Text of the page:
For decades, painting airplanes has been a craft passed down in tribal fashion from one generation to the next, but with more understanding of how than why any particular process worked.
That is changing, thanks to a new program developed jointly by Embry-Riddle Aeronautical University and The Society for Protective Coatings (SSPC). The Aerospace Coatings Applicator Certification training and testing standardizes the skills expectations and develops an understanding of the science of the process, according to Al Astbury, interim director for the office of professional education at Embry Riddle.
The six-week, instructor-facilitated, online course was developed by Embry-Riddle. Its learning modules range in subject matter from Environmental Protection Agency regulations and surface cleaning to preparation techniques and the application process itself. The course concludes with a practical exam administered by SSPC that requires forwarding of a finished panel for testing to determine whether the applicant’s work meets minimum criteria for a successful coating.
“It’s an intensive and demanding program,” said Matt Thomas, painting operations manager at StandardAero’s Springfield, Ill. facilities. Thomas was a catalyst for the program. In 2011, while employed by HondaJet, he approached Astbury with the idea of a certification process for aircraft painters.
To that point, said Thomas, “There was precious little in the way of standardized training in a world that is a marriage of science and craft.
“Paint on an aircraft exterior lives in a harsh environment,” he explained. “It has to last at least five or six years, and the client deserves an exterior paint that stands up to that environment.”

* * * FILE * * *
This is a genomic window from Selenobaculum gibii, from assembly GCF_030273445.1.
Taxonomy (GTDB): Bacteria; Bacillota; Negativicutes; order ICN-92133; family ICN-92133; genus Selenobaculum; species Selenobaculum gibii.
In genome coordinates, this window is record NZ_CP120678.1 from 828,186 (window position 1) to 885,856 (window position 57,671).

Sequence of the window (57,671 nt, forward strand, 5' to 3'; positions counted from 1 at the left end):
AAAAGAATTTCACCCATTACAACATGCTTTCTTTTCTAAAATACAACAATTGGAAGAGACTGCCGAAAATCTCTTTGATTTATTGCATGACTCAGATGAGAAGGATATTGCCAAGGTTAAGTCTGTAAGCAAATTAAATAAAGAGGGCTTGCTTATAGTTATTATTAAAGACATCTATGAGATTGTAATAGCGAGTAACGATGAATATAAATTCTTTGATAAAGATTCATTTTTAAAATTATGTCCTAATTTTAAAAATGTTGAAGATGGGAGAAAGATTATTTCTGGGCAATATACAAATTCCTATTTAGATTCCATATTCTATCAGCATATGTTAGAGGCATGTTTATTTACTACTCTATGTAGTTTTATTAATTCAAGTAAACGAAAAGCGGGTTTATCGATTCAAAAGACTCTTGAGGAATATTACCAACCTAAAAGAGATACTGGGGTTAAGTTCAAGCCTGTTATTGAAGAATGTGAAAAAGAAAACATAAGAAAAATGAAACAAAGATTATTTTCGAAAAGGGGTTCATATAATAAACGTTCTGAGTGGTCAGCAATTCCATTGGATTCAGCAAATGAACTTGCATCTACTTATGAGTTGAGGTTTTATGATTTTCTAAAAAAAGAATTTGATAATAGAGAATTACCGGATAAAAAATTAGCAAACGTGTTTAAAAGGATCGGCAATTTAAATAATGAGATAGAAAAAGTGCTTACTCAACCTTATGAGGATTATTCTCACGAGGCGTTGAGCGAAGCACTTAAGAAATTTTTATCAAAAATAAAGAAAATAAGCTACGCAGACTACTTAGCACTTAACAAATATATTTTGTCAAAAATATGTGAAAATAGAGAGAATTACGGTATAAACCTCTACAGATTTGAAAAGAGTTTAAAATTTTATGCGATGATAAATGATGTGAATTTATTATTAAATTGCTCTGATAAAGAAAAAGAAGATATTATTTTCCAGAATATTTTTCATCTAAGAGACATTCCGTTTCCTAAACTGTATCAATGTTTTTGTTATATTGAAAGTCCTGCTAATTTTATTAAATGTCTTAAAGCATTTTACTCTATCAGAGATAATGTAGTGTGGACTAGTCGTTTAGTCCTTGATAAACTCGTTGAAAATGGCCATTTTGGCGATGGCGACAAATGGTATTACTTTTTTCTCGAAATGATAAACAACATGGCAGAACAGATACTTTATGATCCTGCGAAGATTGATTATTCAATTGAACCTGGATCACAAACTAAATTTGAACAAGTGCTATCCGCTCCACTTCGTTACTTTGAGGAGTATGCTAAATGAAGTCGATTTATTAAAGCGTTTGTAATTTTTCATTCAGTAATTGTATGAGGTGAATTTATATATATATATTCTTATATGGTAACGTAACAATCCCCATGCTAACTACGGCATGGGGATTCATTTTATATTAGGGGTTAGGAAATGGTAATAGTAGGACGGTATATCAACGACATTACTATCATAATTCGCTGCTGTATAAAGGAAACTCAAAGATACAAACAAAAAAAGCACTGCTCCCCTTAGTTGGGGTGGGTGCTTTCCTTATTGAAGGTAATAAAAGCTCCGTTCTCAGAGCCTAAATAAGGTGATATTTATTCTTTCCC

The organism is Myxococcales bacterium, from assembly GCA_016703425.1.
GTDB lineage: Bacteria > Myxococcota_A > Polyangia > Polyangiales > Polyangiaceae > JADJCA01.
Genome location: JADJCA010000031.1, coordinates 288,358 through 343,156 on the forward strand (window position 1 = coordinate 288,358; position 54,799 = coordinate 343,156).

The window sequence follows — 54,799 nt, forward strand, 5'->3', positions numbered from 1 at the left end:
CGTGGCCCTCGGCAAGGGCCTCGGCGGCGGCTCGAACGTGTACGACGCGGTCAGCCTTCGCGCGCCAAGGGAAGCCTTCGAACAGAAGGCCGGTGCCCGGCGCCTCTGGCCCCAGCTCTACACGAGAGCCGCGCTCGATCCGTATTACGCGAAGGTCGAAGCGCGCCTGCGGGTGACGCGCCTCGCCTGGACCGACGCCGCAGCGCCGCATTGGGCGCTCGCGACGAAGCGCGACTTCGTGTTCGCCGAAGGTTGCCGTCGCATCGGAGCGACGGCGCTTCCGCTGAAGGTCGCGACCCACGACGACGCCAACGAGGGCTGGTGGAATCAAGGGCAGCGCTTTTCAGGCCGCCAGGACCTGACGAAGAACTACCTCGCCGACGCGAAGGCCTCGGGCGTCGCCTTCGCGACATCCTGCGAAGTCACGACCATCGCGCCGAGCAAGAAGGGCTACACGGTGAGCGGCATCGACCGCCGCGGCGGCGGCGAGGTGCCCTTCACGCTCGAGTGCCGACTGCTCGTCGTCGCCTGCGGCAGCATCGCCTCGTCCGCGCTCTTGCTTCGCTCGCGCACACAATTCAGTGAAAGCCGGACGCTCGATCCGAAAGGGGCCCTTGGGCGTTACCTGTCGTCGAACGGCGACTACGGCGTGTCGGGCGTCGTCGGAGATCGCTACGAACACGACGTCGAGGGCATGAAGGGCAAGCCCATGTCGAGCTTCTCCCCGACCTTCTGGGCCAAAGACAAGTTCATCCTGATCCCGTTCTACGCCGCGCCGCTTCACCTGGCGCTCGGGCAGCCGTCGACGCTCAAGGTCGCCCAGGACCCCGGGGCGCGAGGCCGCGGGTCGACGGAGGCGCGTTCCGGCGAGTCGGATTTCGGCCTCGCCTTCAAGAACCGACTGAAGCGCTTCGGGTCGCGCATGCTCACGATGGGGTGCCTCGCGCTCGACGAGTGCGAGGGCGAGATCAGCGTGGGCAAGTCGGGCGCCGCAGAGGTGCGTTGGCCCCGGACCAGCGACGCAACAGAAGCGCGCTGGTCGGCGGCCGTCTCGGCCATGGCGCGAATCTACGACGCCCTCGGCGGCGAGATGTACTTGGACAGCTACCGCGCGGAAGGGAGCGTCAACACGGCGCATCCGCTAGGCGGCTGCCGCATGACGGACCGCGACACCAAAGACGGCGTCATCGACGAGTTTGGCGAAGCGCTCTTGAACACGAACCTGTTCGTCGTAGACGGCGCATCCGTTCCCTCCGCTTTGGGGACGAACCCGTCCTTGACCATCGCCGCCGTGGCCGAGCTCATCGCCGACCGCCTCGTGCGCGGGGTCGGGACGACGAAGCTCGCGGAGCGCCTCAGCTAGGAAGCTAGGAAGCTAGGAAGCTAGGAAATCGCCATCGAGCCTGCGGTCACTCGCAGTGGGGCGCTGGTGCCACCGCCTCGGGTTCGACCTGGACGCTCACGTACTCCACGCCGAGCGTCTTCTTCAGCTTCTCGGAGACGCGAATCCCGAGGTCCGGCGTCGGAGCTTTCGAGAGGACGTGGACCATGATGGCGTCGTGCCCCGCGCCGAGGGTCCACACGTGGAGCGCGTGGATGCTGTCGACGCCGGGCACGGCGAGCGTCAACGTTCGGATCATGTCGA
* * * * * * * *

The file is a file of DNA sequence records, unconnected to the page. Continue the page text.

To date, five technicians at HondaJet, eight at StandardAero and one from paint supplier DuPont have been certified through the new program.
“We started at StandardAero with a basic leadership group,” said StandardAero Springfield general manager Mike Menard. “They’re going to help more junior people and in doing so reaffirm what they themselves have learned.” He added that the goal is a stable, certified workforce of about 30 people in the StandardAero paint shop.
The shop in Springfield can handle aircraft as large as the Global 6000 and can process more than 40 aircraft a year. The certification program, said Menard, “is resulting in a more efficient process and even higher quality in what many clients feel is the crown jewel of completion or refurbishment.”
For additional information on the Aerospace Coatings Application Certification program and enrollment, contact Al Astbury at (412) 226-7694. For information on testing and certification, contact SSPC training and technical programs specialist Jennifer Merck at (412) 281-2331, ext. 2221.